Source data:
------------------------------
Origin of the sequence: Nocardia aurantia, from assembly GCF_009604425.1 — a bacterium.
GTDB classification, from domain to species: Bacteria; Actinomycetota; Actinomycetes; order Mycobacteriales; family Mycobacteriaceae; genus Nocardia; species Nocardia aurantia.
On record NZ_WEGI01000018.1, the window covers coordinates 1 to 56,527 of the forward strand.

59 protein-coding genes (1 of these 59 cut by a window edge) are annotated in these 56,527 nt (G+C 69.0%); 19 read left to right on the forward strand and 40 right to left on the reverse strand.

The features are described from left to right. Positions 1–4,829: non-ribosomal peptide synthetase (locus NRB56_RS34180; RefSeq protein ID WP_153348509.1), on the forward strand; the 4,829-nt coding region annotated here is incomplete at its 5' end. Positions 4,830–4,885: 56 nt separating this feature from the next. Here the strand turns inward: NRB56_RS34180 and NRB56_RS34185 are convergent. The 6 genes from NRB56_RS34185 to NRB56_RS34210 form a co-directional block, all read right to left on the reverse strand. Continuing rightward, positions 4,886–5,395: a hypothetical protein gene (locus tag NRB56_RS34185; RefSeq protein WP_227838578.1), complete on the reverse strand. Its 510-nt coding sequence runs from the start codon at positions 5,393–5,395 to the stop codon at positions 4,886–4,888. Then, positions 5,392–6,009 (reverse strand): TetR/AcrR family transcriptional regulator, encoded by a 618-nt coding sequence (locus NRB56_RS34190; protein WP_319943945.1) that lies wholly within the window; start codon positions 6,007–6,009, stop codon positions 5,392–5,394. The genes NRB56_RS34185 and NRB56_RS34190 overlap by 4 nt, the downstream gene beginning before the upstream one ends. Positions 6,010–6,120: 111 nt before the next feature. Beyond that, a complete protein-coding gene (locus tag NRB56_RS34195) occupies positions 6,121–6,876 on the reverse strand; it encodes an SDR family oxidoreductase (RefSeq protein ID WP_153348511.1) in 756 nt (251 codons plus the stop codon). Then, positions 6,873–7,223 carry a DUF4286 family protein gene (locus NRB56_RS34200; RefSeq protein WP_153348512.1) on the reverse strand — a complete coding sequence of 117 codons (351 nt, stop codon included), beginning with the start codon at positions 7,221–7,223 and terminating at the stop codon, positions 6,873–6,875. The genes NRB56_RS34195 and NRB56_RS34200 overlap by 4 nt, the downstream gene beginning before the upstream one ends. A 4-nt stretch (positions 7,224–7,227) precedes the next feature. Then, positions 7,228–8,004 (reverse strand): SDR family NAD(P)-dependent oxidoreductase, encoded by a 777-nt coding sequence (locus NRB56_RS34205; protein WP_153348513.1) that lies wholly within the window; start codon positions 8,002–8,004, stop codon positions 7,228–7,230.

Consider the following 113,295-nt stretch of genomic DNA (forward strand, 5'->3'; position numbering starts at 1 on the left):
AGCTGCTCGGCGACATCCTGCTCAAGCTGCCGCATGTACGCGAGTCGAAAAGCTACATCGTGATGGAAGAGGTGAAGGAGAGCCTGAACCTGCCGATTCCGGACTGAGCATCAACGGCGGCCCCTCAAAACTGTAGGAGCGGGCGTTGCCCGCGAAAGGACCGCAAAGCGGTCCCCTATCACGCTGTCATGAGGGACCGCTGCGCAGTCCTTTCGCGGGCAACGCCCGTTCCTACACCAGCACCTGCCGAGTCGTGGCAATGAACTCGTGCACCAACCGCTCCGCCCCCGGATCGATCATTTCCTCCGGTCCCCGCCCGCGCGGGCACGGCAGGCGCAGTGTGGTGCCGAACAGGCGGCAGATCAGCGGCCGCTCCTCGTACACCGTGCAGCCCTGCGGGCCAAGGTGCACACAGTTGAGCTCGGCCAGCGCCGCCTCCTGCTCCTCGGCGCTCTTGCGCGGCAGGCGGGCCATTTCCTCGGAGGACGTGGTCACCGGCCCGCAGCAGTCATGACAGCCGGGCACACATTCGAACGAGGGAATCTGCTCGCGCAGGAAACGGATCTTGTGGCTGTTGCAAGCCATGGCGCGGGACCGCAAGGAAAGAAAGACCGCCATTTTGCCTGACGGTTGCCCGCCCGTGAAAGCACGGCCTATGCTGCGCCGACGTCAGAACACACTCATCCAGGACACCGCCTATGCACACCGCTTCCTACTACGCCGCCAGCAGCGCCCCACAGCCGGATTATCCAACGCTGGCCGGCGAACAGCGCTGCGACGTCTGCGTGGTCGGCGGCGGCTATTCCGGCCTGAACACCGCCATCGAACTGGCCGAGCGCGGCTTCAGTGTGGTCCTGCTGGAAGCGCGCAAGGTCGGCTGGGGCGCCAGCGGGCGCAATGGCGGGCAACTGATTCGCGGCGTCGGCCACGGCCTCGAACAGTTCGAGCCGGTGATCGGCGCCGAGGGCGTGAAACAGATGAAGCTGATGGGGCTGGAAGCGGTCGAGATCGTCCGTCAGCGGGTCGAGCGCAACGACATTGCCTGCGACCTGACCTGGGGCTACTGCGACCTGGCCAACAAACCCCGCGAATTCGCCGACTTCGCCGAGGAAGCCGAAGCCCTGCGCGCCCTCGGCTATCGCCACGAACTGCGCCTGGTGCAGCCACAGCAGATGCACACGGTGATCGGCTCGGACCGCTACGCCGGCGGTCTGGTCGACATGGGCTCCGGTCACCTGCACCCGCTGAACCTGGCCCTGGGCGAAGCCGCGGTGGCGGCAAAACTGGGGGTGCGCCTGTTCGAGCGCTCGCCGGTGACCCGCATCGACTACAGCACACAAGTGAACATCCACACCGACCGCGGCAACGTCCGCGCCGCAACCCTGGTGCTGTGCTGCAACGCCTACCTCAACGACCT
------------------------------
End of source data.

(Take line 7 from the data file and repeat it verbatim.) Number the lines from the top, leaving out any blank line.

AGCTGCTCGGCGACATCCTGCTCAAGCTGCCGCATGTACGCGAGTCGAAAAGCTACATCGTGATGGAAGAGGTGAAGGAGAGCCTGAACCTGCCGATTCCGGACTGAGCATCAACGGCGGCCCCTCAAAACTGTAGGAGCGGGCGTTGCCCGCGAAAGGACCGCAAAGCGGTCCCCTATCACGCTGTCATGAGGGACCGCTGCGCAGTCCTTTCGCGGGCAACGCCCGTTCCTACACCAGCACCTGCCGAGTCGTGGCAATGAACTCGTGCACCAACCGCTCCGCCCCCGGATCGATCATTTCCTCCGGTCCCCGCCCGCGCGGGCACGGCAGGCGCAGTGTGGTGCCGAACAGGCGGCAGATCAGCGGCCGCTCCTCGTACACCGTGCAGCCCTGCGGGCCAAGGTGCACACAGTTGAGCTCGGCCAGCGCCGCCTCCTGCTCCTCGGCGCTCTTGCGCGGCAGGCGGGCCATTTCCTCGGAGGACGTGGTCACCGGCCCGCAGCAGTCATGACAGCCGGGCACACATTCGAACGAGGGAATCTGCTCGCGCAGGAAACGGATCTTGTGGCTGTTGCAAGCCATGGCGCGGGACCGCAAGGAAAGAAAGACCGCCATTTTGCCTGACGGTTGCCCGCCCGTGAAAGCACGGCCTATGCTGCGCCGACGTCAGAACACACTCATCCAGGACACCGCCTATGCACACCGCTTCCTACTACGCCGCCAGCAGCGCCCCACAGCCGGATTATCCAACGCTGGCCGGCGAACAGCGCTGCGACGTCTGCGTGGTCGGCGGCGGCTATTCCGGCCTGAACACCGCCATCGAACTGGCCGAGCGCGGCTTCAGTGTGGTCCTGCTGGAAGCGCGCAAGGTCGGCTGGGGCGCCAGCGGGCGCAATGGCGGGCAACTGATTCGCGGCGTCGGCCACGGCCTCGAACAGTTCGAGCCGGTGATCGGCGCCGAGGGCGTGAAACAGATGAAGCTGATGGGGCTGGAAGCGGTCGAGATCGTCCGTCAGCGGGTCGAGCGCAACGACATTGCCTGCGACCTGACCTGGGGCTACTGCGACCTGGCCAACAAACCCCGCGAATTCGCCGACTTCGCCGAGGAAGCCGAAGCCCTGCGCGCCCTCGGCTATCGCCACGAACTGCGCCTGGTGCAGCCACAGCAGATGCACACGGTGATCGGCTCGGACCGCTACGCCGGCGGTCTGGTCGACATGGGCTCCGGTCACCTGCACCCGCTGAACCTGGCCCTGGGCGAAGCCGCGGTGGCGGCAAAACTGGGGGTGCGCCTGTTCGAGCGCTCGCCGGTGACCCGCATCGACTACAGCACACAAGTGAACATCCACACCGACCGCGGCAACGTCCGCGCCGCAACCCTGGTGCTGTGCTGCAACGCCTACCTCAACGACCT